Jim Spanfeller is president and CEO of Forbes.com. He is also treasurer of the Online Publishers Association and chairman emeritus of the Interactive Advertising Bureau.
It is a tough time to be a professional journalist. Newspapers are downsizing or disappearing completely, magazines are failing every day and the ones surviving are getting thinner. Online, the rage is all about aggregation and consumer-generated content. But I firmly believe that in the future we will need more professional journalists than we have today and they will be as valued—or perhaps even more highly valued—than they were 10 years ago.
Will these professionals work for the same institutions that they work for now? More likely no then yes. Certainly some of our current journalistic enterprises will survive and thrive but only the ones that make the transition to a “now economy” that demands “entwined content,” or stories told in prose, video and data all at the same time. The majority of the current kings of content don’t understand these changes or perhaps they do but feel helpless to respond to them. Today consumers wants to know what is happening right now (not 20 hours ago), and they want personal insight into the events. And by personal I do not mean from the point of the view of the writer (although clearly that is part of the puzzle) but rather personal to them. What do these events mean to me? How will they affect my world?
News for news sake will continue to be commoditized, but news that is specific to the end user and filled with real-time education will be hard to come by and highly valued. This will require smart, diligent reporters who do most of their work before the event happens. In other words, they know the topic inside and out, they know who the movers and shakers around that topic are, and, more importantly, they can get those movers and shakers to respond quickly at almost anytime of day.
Stories will still develop over time and across many specific installments of reporting. But the idea of a “scoop” having great value is gone. In an internet-enabled world, a scoop lasts for only a very fleeting period of time. The real value is the insight about that scoop. And because the web is multimedia, video will be extremely important too. We want to see the event; we want to feel like we are there with the reporter. So a reporter will also have to be good with a camera.
It will also be important to present raw data well. “Give me your thoughts,” say the readers, but let me see the data as well. Give me a chance to disagree with your theories and commentary. For this to happen, the institution supporting and paying the journalist will have to collect or buy the appropriate data and present it in a way that is both easy to understand and work with.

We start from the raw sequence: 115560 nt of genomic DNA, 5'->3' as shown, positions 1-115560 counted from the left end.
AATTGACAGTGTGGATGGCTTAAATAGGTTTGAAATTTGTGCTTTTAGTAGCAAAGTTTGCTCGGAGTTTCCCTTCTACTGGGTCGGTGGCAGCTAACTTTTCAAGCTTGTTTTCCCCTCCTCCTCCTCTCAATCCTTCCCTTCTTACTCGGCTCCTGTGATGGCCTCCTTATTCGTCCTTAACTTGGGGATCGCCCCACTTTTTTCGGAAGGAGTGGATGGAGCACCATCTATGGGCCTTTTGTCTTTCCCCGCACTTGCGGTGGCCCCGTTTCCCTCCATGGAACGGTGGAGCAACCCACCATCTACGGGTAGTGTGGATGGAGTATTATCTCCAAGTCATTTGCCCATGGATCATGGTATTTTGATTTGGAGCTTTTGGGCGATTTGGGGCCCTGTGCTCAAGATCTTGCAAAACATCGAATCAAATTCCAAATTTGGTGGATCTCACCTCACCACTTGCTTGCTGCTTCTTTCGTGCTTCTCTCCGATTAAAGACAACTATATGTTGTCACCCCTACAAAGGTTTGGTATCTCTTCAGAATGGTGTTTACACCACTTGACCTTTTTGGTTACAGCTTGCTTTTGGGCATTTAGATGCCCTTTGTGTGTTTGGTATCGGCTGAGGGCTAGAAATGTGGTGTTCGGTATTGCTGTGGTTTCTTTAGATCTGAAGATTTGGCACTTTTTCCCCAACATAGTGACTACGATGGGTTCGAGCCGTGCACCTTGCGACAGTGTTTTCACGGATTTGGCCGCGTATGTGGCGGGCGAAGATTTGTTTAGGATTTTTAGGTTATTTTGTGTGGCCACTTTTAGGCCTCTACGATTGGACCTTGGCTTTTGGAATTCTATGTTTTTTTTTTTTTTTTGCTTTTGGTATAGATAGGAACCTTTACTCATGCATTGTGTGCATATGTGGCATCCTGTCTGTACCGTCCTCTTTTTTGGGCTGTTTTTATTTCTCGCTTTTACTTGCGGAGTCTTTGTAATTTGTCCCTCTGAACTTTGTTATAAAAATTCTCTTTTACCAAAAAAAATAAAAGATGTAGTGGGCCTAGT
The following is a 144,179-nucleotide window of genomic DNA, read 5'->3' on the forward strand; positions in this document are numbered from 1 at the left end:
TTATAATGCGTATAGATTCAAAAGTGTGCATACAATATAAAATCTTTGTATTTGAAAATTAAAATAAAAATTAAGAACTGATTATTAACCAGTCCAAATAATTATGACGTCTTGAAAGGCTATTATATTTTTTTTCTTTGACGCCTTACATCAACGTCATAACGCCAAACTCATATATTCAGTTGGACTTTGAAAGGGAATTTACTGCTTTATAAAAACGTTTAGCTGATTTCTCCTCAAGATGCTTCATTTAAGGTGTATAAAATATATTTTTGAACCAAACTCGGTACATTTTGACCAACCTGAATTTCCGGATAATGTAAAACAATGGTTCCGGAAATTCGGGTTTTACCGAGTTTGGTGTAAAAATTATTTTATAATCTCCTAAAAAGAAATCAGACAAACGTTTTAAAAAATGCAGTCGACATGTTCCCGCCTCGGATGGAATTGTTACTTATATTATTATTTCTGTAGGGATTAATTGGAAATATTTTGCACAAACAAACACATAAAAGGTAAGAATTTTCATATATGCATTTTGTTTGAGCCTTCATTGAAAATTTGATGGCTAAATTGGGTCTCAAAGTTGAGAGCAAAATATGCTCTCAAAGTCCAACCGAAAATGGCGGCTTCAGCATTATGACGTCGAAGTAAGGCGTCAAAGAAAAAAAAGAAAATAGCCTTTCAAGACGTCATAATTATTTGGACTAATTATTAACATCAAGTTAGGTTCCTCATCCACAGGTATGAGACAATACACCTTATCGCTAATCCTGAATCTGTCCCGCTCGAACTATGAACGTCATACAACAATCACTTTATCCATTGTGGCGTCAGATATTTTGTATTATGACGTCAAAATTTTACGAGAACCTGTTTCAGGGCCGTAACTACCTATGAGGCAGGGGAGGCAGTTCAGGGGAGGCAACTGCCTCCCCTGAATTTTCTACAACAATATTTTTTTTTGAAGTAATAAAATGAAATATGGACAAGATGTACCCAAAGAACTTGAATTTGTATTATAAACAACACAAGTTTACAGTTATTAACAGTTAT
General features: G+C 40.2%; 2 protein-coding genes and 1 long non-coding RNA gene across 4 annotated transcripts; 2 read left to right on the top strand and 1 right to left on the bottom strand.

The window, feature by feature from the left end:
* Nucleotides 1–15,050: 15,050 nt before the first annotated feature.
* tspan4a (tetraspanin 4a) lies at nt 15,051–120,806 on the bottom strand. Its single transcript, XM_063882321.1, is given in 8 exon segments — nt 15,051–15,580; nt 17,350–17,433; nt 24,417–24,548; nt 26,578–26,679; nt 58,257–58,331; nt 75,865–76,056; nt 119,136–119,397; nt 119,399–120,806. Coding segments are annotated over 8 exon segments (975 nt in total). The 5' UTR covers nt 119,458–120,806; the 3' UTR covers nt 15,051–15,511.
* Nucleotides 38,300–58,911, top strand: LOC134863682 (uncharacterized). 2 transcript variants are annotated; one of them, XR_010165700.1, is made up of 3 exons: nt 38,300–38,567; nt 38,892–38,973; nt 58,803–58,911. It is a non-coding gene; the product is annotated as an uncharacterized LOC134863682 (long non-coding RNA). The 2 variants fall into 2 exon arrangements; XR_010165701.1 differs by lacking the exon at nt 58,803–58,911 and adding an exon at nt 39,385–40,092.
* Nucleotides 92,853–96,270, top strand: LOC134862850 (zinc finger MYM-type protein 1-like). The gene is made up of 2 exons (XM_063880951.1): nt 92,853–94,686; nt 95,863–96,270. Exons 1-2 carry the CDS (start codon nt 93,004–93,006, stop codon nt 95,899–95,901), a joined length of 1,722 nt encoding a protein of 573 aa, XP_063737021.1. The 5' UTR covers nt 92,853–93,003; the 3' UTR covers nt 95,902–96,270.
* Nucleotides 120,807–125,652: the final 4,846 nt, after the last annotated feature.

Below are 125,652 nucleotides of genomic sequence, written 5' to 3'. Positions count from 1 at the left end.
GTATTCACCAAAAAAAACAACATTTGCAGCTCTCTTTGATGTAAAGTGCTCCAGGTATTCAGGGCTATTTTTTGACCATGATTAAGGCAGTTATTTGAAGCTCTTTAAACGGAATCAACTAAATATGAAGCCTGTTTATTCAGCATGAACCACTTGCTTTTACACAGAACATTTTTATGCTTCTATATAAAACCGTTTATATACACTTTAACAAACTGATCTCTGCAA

The world has changed, yes, but at the end of the day, people are still, well, people. They still have a need to know what is going on around them and how it may affect them. We have the tools to meet these needs, but unfortunately most of the legacy distributors of news have not been able to use them. Either they are too overwhelmed by the destruction of their current models or they are too leveraged with debt—or, in some cases, both— to see the opportunities within all the change.
This is not to say that consumer-generated content will go away. There will be blogs, or blog-like entities forever. And, clearly, the blogs will be read, but for the most part, not by many people. They more often than not will be highly targeted and not highly trusted. The exceptions will quickly be gobbled up by professional organizations and displayed as commentary, or morph into professional organizations of their own. This site is a great example of that. It launched as a blog but now holds very little in common with what most people would define as a blog. For the most part, the folks who create the content on this site (myself being a very obvious exception) are professional journalists. They make their living doing this and they will keep making their living doing it because readers like you and me find value in it. Because we trust it.
This last thought holds great hope for the legacy journalistic endeavors out there. Trust is a rare and highly valuable thing in media. It was one of the key reasons that Forbes.com was as successful as it was in the early days. We had instant credibility. But trust in and of itself will not win the day. Sites that don’t use the assets of the new form factor (as discussed above) will not be up to the competition, and online, the competition is more fierce than in any medium that has come before, because it is so easy for end-users to click away.
Which, of course, brings us back to why journalists will be the key factor in the success of any content site that deals with news. It is also the reason that barriers to entry online have now gotten as high as anything offline—and therein lies the silver lining for the legacy companies. Perhaps when the web was an infant, a site would be given leeway to find its legs, its voice and gain traction with readers. Now that the web is in its adolescence, there is little room for “finding one’s way.” You get just one shot with readers to show them what you can do, and you better do well enough with it to get them to come back another time.